Score one for Apple and the rest of the HTML5 crowd after Scribd, a popular social publishing site, announced it was abandoning Adobe System’s Flash software for the HTML5, a move that Apple CEO Steve Jobs says will become all too common in the months and years ahead.
As DevX reports, the war of words and applications between Apple and Adobe continues to escalate, forcing developers, enterprise companies and consumers to make tough choices to access the latest multimedia apps and content.
While Scribd executives acknowledge that Flash is “a terrific technology,” it still presents problems for some online publishers because it requires putting content in a separate application for posting on the Web.
This latest salvo figures to be a controversial and contentious battle of wills and developer allegiance for the foreseeable future.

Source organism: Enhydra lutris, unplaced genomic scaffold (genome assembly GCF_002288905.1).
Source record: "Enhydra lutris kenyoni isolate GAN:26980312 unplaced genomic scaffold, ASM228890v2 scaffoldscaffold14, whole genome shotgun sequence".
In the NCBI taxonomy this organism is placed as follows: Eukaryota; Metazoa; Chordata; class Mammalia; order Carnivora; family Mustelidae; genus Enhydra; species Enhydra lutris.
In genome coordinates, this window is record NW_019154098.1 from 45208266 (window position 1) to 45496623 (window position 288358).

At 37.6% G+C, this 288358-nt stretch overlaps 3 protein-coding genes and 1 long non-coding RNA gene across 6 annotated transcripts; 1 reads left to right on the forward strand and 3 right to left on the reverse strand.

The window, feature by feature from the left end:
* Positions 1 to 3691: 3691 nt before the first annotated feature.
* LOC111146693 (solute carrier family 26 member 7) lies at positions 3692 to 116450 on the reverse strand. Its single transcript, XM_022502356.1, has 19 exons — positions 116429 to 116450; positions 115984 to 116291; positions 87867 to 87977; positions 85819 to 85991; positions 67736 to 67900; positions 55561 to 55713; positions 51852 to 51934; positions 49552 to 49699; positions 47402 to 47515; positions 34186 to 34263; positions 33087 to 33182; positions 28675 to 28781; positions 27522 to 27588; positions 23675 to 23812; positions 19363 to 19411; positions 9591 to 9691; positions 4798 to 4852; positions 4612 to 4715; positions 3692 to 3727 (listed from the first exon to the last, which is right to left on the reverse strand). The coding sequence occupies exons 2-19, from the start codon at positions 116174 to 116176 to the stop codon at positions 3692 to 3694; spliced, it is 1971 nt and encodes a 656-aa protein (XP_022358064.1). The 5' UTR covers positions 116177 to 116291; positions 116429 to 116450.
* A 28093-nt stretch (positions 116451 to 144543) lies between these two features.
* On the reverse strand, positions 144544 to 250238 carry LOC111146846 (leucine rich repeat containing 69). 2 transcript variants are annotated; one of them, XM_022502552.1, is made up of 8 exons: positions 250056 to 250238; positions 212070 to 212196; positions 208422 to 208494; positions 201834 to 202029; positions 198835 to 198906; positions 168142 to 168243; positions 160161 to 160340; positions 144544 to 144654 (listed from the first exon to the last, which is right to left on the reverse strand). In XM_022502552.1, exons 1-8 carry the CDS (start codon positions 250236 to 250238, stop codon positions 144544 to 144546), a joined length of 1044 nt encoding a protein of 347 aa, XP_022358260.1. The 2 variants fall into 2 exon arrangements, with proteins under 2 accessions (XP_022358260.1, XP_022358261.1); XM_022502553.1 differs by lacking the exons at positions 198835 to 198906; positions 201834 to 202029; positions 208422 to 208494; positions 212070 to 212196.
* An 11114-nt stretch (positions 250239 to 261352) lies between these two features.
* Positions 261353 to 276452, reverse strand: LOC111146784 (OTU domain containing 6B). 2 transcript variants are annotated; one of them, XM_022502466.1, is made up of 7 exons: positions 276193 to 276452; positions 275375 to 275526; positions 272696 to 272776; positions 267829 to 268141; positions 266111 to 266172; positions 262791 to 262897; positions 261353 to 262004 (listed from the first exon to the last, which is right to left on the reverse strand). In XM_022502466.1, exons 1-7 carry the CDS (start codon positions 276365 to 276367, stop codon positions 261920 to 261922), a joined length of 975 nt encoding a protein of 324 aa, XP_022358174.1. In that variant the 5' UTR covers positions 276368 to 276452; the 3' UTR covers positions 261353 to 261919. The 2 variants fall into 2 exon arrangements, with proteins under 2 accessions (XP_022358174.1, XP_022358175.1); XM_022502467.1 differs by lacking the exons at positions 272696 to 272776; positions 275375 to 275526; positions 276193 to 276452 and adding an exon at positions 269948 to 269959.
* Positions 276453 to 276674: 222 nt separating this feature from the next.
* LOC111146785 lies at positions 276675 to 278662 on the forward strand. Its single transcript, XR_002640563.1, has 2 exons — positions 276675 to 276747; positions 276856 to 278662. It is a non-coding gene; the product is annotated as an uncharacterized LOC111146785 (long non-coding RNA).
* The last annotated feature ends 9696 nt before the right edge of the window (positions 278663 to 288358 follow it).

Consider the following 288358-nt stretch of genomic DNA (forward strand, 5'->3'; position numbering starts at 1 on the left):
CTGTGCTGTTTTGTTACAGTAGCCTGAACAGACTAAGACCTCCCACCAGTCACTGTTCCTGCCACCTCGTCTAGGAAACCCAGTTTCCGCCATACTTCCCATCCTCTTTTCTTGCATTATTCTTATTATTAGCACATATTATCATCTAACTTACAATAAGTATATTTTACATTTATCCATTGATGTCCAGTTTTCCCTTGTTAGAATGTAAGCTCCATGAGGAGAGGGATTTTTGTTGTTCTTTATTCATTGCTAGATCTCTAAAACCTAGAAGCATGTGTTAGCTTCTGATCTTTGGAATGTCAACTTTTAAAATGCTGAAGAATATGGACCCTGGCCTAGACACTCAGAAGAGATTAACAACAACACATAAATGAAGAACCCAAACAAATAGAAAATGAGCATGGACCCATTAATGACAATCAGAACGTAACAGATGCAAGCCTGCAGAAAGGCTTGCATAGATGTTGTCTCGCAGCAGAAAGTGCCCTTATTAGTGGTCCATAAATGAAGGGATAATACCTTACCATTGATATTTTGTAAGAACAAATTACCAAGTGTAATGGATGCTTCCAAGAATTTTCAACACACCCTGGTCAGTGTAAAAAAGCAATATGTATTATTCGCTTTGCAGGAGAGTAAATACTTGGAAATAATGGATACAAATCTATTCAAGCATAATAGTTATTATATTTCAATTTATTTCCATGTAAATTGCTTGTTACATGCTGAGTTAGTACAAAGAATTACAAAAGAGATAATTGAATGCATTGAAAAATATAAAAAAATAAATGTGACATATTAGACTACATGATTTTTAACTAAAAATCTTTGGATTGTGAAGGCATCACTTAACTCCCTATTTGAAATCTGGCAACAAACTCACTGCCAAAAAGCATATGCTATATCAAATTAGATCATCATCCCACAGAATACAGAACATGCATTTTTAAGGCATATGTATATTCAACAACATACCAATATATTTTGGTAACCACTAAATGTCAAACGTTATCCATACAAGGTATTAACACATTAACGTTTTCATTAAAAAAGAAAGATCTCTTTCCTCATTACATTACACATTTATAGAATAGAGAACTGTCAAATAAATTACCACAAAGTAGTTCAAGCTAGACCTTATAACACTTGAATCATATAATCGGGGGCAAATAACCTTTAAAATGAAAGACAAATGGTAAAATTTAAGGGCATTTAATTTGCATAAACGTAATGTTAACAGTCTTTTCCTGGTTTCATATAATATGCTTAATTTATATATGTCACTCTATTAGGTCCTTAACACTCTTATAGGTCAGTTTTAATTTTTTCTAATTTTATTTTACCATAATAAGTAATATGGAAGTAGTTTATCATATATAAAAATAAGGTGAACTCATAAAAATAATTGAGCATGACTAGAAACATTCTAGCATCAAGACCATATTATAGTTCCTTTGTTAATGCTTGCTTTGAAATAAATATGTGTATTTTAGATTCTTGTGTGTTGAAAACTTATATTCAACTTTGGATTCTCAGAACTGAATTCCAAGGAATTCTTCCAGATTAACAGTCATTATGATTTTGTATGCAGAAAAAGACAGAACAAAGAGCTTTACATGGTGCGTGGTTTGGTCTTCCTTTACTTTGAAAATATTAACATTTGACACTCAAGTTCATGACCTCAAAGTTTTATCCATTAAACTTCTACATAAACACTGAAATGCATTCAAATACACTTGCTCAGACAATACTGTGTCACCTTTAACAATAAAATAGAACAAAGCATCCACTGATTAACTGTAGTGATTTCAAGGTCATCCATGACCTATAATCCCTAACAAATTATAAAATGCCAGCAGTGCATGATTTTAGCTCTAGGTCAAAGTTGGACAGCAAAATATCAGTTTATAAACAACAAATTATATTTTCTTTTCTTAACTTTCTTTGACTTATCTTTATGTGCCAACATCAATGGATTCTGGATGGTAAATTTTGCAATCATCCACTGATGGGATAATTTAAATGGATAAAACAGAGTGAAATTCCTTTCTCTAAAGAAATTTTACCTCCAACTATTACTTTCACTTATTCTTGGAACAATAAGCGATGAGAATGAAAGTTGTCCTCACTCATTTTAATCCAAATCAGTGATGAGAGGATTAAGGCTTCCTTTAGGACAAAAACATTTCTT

There’s a bit more momentum behind Steve Jobs’s insistence that Adobe Flash isn’t keeping up with the times.
The Apple (NASDAQ: AAPL) CEO’s controversial decision to keep Adobe’s Flash software off the iPhone and iPad resulted in criticism that the company was unfairly restricting developers from using it to create programs for the device. But Jobs fired back with a number of claims — disputed by Adobe — that he said motivated Apple’s move.
Now Scribd, a popular social publishing site, has announced its abandoning Flash after three years of development using Adobe’s (NASDAQ: ADBE) popular software in favor of HTML5.
Jobs said earlier that, like Google (NASDAQ: GOOG) and others, Apple is betting on the emerging HTML5 standard for Web content development. The difference is Google and other HTML5 supporters like Microsoft (NASDAQ: MSFT) also continue to work with Adobe and support Flash.